“We qualified poorly,” said driver Lance Boicelli. “The first few hours we were able to make our way up through the pack to lead our class. We had a few laps up on our competitors. It was an up and down adventure.”
When Team Technik/HQ Autosport reported for duty at Thunderhill Raceway, it was a team comprised of drivers with experience at Thunderhill and at the 25, and drivers with none. Same goes for the crew. Some of them had experience at the storied race, others not so much, but their goals were stout and the team had done its homework, racing at WERC events throughout the season to prepare for the 25.
Starting from 33rd on grid, Team Technik/HQ Autosport had overcome bad understeer and iffy tire pressures at the beginning of the race and ground its way into the lead. As the night wore on, the team suffered a fuel penalty, which bumped them back, but they remained in the top three in class for the remainder of the race, finishing third in class and 11th overall, just two minutes shy of their Top 10 goal.
“We kind of took a different approach when we put this together,” said driver Peter Hopelain. “We put our drivers in based on their strong suits and what the field was doing. Taking a podium with a brand-new team and a brand-new car, I’m emotional right now. It’s amazing.”
Finishing in second, Team Grip Racing was swapping positions with Technik/HQ Autosport and Bullet Perforamnce at the front all race long. Their car was solid and their drivers did a great job protecting the car. Early in the morning, however, they went off track and tore off the side skirt.
“We just came in, taped it up and got the car back on track,” said driver Chuck Hurley, adding that their right hand mirror snapped off with just a couple of hours ago. “Other than that, we didn’t have any problems with the car. We just did fuel and tires and pounded out laps.”
That left Team Bullet Performance to go on and take the win. Despite an off or two, the team had zero mechanical issues with the car, which is an E90 Grand Am ST car changed to USTCC E1 specs. All they had to do was add fuel, some oil and swap drivers and tires.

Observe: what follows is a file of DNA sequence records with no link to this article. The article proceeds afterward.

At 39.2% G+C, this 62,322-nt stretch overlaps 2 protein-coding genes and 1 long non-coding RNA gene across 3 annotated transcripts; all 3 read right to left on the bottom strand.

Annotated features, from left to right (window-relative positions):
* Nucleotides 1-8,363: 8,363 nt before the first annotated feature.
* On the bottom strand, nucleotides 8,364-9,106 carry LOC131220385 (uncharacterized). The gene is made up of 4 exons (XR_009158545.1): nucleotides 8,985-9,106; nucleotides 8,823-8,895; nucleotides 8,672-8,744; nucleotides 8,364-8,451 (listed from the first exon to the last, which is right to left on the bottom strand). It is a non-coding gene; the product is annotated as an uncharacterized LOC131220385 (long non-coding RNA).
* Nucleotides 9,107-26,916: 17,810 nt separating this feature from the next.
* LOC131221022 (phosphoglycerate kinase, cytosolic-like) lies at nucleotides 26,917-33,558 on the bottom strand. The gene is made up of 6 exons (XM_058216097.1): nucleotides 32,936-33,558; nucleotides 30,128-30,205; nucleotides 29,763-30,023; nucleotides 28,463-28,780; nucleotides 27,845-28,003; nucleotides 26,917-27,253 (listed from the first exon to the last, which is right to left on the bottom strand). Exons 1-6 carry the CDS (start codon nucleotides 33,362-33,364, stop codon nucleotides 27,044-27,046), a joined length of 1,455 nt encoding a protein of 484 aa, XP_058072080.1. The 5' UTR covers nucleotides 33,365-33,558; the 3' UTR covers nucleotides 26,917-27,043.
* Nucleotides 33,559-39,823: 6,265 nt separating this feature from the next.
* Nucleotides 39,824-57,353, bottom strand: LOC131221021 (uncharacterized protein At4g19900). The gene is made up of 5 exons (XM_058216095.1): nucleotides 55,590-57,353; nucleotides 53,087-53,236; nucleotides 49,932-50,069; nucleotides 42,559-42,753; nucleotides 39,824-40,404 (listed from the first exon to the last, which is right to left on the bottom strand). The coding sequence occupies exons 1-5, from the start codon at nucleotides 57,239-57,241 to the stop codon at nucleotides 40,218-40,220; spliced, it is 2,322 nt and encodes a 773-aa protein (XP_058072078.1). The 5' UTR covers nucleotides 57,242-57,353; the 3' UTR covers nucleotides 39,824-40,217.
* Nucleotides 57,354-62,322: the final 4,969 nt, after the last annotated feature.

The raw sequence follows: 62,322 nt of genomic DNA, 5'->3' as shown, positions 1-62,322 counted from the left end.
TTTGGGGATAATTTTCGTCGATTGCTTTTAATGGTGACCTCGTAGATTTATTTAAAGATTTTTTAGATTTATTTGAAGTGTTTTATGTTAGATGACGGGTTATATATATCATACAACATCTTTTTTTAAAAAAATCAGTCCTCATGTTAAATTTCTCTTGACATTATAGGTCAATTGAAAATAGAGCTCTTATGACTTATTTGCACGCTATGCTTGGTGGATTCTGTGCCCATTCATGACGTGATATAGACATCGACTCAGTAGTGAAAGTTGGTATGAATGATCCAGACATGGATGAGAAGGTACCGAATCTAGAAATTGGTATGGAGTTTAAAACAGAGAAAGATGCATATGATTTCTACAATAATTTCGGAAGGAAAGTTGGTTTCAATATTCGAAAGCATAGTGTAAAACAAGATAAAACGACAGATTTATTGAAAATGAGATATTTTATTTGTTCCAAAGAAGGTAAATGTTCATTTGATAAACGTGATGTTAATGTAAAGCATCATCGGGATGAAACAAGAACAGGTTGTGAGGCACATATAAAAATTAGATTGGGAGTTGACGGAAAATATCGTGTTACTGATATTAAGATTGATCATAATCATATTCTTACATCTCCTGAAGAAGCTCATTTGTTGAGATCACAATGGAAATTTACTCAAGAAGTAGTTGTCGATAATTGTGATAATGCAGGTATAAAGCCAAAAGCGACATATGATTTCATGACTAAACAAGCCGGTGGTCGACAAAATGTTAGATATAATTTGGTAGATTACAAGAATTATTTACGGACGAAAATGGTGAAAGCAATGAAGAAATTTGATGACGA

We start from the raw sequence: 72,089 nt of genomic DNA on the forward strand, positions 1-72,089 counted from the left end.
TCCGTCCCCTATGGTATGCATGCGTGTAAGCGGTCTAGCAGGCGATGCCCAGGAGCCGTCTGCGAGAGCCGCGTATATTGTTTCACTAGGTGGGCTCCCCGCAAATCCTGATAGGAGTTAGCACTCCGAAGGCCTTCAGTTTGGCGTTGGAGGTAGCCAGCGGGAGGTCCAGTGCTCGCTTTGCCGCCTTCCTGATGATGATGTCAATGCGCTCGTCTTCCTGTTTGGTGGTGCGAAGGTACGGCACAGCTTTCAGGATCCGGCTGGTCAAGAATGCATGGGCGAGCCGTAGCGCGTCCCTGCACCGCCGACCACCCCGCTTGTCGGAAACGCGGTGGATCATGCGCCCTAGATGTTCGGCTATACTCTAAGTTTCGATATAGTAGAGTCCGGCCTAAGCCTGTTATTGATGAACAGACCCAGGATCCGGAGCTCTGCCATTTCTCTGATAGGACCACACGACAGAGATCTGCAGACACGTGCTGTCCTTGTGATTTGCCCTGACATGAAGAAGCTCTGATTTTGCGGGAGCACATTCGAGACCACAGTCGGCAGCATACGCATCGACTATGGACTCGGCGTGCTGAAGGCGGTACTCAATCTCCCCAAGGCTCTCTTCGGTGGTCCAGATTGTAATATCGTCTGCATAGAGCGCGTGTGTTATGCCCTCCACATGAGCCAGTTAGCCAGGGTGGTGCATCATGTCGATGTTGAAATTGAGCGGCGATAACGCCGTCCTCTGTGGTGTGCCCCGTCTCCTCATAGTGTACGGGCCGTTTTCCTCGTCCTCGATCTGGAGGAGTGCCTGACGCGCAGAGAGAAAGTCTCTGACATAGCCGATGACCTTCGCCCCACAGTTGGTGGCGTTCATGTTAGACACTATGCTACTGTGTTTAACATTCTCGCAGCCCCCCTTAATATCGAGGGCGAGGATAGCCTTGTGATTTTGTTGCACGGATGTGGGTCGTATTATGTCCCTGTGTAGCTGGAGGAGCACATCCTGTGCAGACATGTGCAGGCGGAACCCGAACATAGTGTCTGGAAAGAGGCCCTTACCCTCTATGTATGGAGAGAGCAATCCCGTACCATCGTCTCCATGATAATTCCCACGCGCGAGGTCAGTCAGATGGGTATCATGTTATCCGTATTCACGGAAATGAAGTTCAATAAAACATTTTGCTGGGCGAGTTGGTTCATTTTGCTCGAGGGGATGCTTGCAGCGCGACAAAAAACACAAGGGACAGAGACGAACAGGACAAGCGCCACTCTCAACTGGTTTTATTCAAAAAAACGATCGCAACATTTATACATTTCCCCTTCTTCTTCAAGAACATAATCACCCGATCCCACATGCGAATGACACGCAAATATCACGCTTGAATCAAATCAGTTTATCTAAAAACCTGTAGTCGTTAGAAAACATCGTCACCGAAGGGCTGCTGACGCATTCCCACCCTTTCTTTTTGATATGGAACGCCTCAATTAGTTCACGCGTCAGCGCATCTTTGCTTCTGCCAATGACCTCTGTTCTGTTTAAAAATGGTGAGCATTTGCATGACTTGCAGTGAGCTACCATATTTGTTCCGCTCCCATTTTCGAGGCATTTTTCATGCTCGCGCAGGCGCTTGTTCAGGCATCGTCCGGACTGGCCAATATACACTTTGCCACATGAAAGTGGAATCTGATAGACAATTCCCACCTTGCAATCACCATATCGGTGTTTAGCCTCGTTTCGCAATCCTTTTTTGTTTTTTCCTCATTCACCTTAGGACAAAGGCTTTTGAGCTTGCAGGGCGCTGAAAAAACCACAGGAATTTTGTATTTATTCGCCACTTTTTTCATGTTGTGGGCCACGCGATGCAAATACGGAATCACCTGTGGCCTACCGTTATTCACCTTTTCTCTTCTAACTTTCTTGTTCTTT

“We got a lot of help from Sparta Evolution Brakes and Maxxis tire,” said driver Brett Strom. “The Bullet crew have been doing this race since before I was here. We’ve done it every year except 2012. We knew that you need to come in, and not break, and we did not put a wrench of this car the whole weekend.
“But Grip Racing, those guys were solid competitors,” he added. “We were either on the same lap or a lap ahead or behind the entire time. They didn’t have any mechanical problems and neither did we. I was stressed out the whole time.”
Your car needs at least two out of three essential elements to make winning possible at the 25 Hours of Thunderhill: speed, trouble-free operation and fuel economy. Jim Holloway and his Team Robert Davis Racing Mazda RX-8 knew they didn’t have fuel economy on their side — fuel stops every hour — but they had the speed, and they got the trouble-free operation that they needed.
After four years of trying, the team’s RX-8, affectionately named “Kermit” for it’s green paint scheme, took first place in convincing fashion, finishing 69 laps ahead of the second-place car.
“Finally got one,” Holloway said. “It took a lot of hard work from all the other drivers and some good drivers. I want to thank Mazda, Robert Davis Racing, Hawk, Hoosier, Mothers Polishes and Waxes. We had Magnaflow to keep it quiet so we could meet the dBA’s here. It was a lot of work by all and finally “Kermit” pulled it off.”